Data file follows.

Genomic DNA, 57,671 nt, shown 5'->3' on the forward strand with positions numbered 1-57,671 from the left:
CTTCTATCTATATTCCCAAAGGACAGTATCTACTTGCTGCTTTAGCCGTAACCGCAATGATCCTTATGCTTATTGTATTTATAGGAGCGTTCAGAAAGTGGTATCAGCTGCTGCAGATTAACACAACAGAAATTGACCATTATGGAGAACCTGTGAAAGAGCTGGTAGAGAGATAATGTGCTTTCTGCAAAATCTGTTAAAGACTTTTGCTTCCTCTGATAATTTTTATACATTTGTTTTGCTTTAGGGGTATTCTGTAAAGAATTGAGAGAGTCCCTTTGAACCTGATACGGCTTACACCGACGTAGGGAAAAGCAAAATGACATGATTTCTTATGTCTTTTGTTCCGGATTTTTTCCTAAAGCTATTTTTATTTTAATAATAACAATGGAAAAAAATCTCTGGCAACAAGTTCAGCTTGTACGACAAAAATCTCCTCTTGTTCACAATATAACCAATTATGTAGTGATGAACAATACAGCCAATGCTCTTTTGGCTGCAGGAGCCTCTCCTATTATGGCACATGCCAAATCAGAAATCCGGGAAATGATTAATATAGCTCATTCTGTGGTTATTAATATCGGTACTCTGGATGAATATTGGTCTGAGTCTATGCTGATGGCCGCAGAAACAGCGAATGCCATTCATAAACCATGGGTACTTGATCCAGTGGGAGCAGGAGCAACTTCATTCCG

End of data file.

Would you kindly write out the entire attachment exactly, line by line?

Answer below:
Genomic DNA, 57,671 nt, shown 5'->3' on the forward strand with positions numbered 1-57,671 from the left:
CTTCTATCTATATTCCCAAAGGACAGTATCTACTTGCTGCTTTAGCCGTAACCGCAATGATCCTTATGCTTATTGTATTTATAGGAGCGTTCAGAAAGTGGTATCAGCTGCTGCAGATTAACACAACAGAAATTGACCATTATGGAGAACCTGTGAAAGAGCTGGTAGAGAGATAATGTGCTTTCTGCAAAATCTGTTAAAGACTTTTGCTTCCTCTGATAATTTTTATACATTTGTTTTGCTTTAGGGGTATTCTGTAAAGAATTGAGAGAGTCCCTTTGAACCTGATACGGCTTACACCGACGTAGGGAAAAGCAAAATGACATGATTTCTTATGTCTTTTGTTCCGGATTTTTTCCTAAAGCTATTTTTATTTTAATAATAACAATGGAAAAAAATCTCTGGCAACAAGTTCAGCTTGTACGACAAAAATCTCCTCTTGTTCACAATATAACCAATTATGTAGTGATGAACAATACAGCCAATGCTCTTTTGGCTGCAGGAGCCTCTCCTATTATGGCACATGCCAAATCAGAAATCCGGGAAATGATTAATATAGCTCATTCTGTGGTTATTAATATCGGTACTCTGGATGAATATTGGTCTGAGTCTATGCTGATGGCCGCAGAAACAGCGAATGCCATTCATAAACCATGGGTACTTGATCCAGTGGGAGCAGGAGCAACTTCATTCCG